Appendicitis

What is the Appendix?

The appendix is a three-to six-inch long tube like structure located at the junction of the small and large intestines. The wall of the appendix contains lymphatic tissue which in childhood serves an immune function, however in adults the appendix serves little –if any, function.

It is when the appendix becomes infected or inflamed that it must be removed. The surgical removal of the appendix is called an appendectomy.

What is Appendicitis?

Appendicitis is an inflammation of the appendix. It usually occurs when there is a blockage in the opening of the appendix, usually by feces. This leads to an overgrowth of the bacteria within the appendix. Appendicitis usually develops rapidly with little warning over a period of six to 12 hours. The usual symptom is abdominal pain, which begins as vague discomfort around the belly button. Most patients often mistake this initial pain as indigestion. Over the next several hours, the pain becomes much more severe and is localized to the lower right side of the abdomen. The abdomen may become rigid and very sensitive to pressure. Pain is typically accompanied by nausea, vomiting and a slight fever. Often patients with appendicitis have no appetite, and the presence of hunger makes the diagnosis of appendicitis less likely.



Appendix

Diagnosing Appendicitis

An appendectomy is almost always performed as an urgent surgery. Therefore, a diagnosis of appendicitis is usually made quickly and is based primarily on an analysis of your symptoms and the findings on physical examination. Laboratory work done may show an elevation in the White Blood Cell (WBC) count which is a marker for inflammation and infection, although this may not always be the case. If there is a question regarding the nature of your symptoms or if the diagnosis of appendicitis is in doubt, a CAT Scan of the Abdomen and Pelvis can be helpful in diagnosing an inflamed appendix, or revealing any conditions which may mimic appendicitis.

It can be difficult to diagnose appendicitis. The position of the appendix in the abdomen may vary. Most of the time the appendix is in the right lower abdomen, but in some individuals the appendix may extend down into the pelvis or be located behind the colon (called a retro-colic appendix). In either case, inflammation of the appendix may act more like the inflammation of other organs, some of which are not treated surgically. Therefore, it is common to observe patients with suspected appendicitis for a period of time to see if the problem will resolve on its own or develop characteristics that more strongly suggest appendicitis or, perhaps, another condition.

Surgery to Remove the Appendix

A surgeon can perform an appendectomy in one of two ways: through what is called an open operation or through the laparoscopic technique.

Open AppendectomyOpen Appendectomy.

In this operation, the surgeon makes a small incision through the skin and underlying fat of the right lower side of the abdomen over the area of the appendix. The muscles of the wall are then separated, revealing the peritoneum, which is the lining of the abdominal cavity. The peritoneum is cut to reveal the cecum, the section of the large intestine to which the appendix is attached. The appendix is then identified and carefully freed from the surrounding structures. Blood vessels around the site are tied off. At this point, the appendix is tied off and transected. The appendix is then sent to the pathology laboratory for examination. The peritoneum, the muscle wall, and the skin incision are then closed. Closure of the skin is done either with sutures or tiny staples.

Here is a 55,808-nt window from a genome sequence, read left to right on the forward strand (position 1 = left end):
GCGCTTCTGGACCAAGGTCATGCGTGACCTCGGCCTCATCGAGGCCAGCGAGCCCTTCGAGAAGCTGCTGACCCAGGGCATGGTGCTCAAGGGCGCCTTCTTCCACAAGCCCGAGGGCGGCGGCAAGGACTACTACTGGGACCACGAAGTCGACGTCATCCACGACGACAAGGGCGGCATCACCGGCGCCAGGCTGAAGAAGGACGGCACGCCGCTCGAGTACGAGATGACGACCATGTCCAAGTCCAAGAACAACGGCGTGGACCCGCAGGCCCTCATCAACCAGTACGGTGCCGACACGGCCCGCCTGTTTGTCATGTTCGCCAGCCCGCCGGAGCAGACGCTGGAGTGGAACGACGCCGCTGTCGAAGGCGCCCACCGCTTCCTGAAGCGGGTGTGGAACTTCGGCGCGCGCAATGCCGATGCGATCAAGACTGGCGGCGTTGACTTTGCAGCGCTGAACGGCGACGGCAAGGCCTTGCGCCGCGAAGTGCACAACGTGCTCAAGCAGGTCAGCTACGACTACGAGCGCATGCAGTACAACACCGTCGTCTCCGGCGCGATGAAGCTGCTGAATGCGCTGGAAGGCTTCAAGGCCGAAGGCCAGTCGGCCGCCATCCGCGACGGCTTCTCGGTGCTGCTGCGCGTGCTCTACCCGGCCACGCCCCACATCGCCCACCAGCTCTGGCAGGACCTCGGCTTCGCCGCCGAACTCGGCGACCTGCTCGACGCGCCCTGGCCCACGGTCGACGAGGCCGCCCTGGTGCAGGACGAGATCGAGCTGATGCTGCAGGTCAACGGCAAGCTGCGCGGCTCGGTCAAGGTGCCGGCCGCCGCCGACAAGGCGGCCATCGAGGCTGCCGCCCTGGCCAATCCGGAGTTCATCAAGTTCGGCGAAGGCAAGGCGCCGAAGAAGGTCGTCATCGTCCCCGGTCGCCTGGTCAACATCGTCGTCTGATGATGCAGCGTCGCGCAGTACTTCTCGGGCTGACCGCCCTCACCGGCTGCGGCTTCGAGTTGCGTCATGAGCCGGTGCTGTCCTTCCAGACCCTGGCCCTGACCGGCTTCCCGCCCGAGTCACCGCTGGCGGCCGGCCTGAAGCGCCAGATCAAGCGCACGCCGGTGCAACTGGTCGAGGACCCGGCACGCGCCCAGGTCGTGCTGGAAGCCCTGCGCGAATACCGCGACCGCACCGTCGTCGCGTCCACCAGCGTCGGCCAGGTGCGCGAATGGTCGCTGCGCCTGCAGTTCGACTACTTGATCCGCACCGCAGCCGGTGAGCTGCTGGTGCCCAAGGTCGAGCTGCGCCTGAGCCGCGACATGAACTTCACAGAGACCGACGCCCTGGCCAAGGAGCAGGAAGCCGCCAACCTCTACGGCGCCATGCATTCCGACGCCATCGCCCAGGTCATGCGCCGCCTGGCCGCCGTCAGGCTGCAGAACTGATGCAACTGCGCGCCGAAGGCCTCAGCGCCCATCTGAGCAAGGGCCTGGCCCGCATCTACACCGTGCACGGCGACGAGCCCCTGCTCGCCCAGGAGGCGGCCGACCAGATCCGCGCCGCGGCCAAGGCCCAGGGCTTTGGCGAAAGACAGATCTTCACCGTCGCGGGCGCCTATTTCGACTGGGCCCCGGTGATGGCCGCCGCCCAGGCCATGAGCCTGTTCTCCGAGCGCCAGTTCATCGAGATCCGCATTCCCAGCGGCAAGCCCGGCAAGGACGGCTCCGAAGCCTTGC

Laparoscopic Appendectomy Port Placement

Laparoscopic Appendectomy

In most laparoscopic appendectomies, surgeons operate through 3 small incisions (each ¼ to ½ inch) while watching an enlarged image of the patient’s internal organs on a television monitor. Surgical instruments called cannulas are inserted into other small openings and used to remove the appendix. Laparoscopic appendectomy is a safe alternative to the open technique. Advantages of Laparoscopic Appendectomy include less postoperative pain, shorter hospital stays, quicker return to normal activities, and better cosmetic results. Although laparoscopic appendectomy has many benefits, it may not be appropriate for some patients. Early, non-ruptured appendicitis usually can be removed laparoscopically. Laparoscopic appendectomy is more difficult to perform if there is advanced infection or the appendix has ruptured. A traditional, open procedure using a larger incision may be required to safely remove the infected appendix in these patients. Regardless of the type of procedure you undergo, minimal postoperative discomfort is likely to occur after an appendectomy.

 

 

 

 

 

WHAT HAPPENS IF THE OPERATION CANNOT BE PERFORMED OR COMPLETED BY THE LAPAROSCOPIC METHOD?

In a small number of patients the laparoscopic method is not feasible because of the inability to visualize or handle the organs effectively. When the surgeon feels that it is safest to convert the laparoscopic procedure to an open one, this is not a complication, but rather sound surgical judgment. Factors that may increase the possibility of converting to the “open” procedure may include:

    • Extensive infection and/or abscess
    • A ruptured appendix
    • Obesity
    • A history of prior abdominal surgery causing dense scar tissue
    • Inability to visualize organs
    • Bleeding problems during the operation

The decision to perform the open procedure is a judgment decision made by your surgeon either before or during the actual operation. The decision to convert to an open procedure is strictly based on patient safety.